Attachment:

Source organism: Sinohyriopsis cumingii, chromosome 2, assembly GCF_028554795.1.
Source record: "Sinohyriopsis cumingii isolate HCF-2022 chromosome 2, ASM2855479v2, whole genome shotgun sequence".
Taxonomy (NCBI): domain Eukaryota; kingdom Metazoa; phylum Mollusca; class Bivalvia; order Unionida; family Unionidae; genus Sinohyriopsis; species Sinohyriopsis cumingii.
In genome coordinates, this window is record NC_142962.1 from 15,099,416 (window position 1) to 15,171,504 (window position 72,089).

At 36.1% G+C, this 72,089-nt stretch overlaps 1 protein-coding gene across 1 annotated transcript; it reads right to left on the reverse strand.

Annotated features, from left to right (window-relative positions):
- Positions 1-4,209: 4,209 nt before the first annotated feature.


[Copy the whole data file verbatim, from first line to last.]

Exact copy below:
Source organism: Sinohyriopsis cumingii, chromosome 2, assembly GCF_028554795.1.
Source record: "Sinohyriopsis cumingii isolate HCF-2022 chromosome 2, ASM2855479v2, whole genome shotgun sequence".
Taxonomy (NCBI): domain Eukaryota; kingdom Metazoa; phylum Mollusca; class Bivalvia; order Unionida; family Unionidae; genus Sinohyriopsis; species Sinohyriopsis cumingii.
In genome coordinates, this window is record NC_142962.1 from 15,099,416 (window position 1) to 15,171,504 (window position 72,089).

At 36.1% G+C, this 72,089-nt stretch overlaps 1 protein-coding gene across 1 annotated transcript; it reads right to left on the reverse strand.

Annotated features, from left to right (window-relative positions):
- Positions 1-4,209: 4,209 nt before the first annotated feature.